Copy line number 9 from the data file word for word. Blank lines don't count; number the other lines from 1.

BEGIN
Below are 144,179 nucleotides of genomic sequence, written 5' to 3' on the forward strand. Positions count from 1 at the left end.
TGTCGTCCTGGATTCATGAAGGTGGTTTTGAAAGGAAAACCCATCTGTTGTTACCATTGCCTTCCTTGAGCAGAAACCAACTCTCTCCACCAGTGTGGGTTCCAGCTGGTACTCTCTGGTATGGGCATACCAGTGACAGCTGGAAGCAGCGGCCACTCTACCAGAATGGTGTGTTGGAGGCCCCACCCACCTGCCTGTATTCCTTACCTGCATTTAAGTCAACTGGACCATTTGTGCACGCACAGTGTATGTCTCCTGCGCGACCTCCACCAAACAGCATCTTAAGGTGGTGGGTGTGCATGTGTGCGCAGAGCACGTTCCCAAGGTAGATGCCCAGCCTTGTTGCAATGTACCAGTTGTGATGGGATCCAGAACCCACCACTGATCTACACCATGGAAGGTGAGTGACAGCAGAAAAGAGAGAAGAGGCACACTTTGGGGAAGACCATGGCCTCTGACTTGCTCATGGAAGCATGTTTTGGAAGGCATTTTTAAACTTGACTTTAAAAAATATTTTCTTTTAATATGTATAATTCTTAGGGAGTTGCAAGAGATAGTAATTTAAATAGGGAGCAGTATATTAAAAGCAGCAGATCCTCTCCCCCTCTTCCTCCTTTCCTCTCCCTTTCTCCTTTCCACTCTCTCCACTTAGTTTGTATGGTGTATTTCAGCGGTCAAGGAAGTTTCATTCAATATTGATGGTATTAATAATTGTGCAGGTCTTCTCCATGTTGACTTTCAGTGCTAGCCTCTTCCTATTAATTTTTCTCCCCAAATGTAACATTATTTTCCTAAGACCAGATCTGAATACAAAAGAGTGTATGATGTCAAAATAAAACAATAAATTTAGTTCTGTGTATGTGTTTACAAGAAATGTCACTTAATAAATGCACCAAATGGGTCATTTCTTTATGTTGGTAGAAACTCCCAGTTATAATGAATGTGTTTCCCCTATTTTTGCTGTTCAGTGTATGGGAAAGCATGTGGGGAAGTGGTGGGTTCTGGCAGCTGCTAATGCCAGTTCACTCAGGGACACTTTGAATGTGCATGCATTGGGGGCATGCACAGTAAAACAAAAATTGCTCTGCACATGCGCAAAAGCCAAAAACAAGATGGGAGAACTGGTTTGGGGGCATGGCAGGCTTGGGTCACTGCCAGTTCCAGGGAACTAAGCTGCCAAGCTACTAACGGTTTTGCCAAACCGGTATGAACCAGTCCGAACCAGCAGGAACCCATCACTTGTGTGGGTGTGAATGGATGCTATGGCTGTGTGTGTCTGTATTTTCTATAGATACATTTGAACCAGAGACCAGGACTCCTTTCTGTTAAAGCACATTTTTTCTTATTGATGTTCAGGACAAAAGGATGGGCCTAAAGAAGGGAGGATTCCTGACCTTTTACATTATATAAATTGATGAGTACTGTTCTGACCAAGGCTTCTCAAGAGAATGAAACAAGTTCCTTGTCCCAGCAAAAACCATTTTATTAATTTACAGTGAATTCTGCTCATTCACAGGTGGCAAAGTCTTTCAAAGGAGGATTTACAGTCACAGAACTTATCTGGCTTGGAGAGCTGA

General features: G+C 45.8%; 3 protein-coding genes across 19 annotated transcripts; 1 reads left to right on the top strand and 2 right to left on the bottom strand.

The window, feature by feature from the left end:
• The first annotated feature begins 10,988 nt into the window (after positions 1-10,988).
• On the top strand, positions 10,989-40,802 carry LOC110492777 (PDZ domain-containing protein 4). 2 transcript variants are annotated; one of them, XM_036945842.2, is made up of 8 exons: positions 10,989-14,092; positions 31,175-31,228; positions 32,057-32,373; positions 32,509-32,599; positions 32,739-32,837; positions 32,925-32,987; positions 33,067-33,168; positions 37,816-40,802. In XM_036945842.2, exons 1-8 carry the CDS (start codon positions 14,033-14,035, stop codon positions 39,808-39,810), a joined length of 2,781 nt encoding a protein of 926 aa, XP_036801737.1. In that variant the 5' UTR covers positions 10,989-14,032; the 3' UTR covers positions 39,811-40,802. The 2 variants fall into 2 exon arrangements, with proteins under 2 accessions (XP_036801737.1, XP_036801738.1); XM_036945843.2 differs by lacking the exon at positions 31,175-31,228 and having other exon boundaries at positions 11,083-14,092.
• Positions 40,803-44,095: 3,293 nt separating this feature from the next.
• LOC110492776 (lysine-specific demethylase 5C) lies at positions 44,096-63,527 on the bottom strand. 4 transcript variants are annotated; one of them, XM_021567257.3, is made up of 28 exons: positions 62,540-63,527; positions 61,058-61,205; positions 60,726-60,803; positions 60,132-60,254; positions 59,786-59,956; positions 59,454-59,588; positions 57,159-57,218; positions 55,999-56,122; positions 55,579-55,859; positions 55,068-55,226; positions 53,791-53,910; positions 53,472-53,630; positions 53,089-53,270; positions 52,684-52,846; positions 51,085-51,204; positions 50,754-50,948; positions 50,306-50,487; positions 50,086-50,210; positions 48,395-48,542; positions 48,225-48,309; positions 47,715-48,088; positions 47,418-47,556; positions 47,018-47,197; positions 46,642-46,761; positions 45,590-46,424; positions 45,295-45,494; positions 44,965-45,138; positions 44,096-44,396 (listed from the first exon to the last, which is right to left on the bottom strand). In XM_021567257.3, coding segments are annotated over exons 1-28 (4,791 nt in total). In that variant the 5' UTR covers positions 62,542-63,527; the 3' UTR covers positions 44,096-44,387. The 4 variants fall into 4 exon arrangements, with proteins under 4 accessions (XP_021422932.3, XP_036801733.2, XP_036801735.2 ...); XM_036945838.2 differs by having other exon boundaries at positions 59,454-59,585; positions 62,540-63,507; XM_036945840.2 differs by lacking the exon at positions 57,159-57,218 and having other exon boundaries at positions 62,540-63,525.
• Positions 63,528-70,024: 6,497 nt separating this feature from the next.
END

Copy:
• Positions 63,528-70,024: 6,497 nt separating this feature from the next.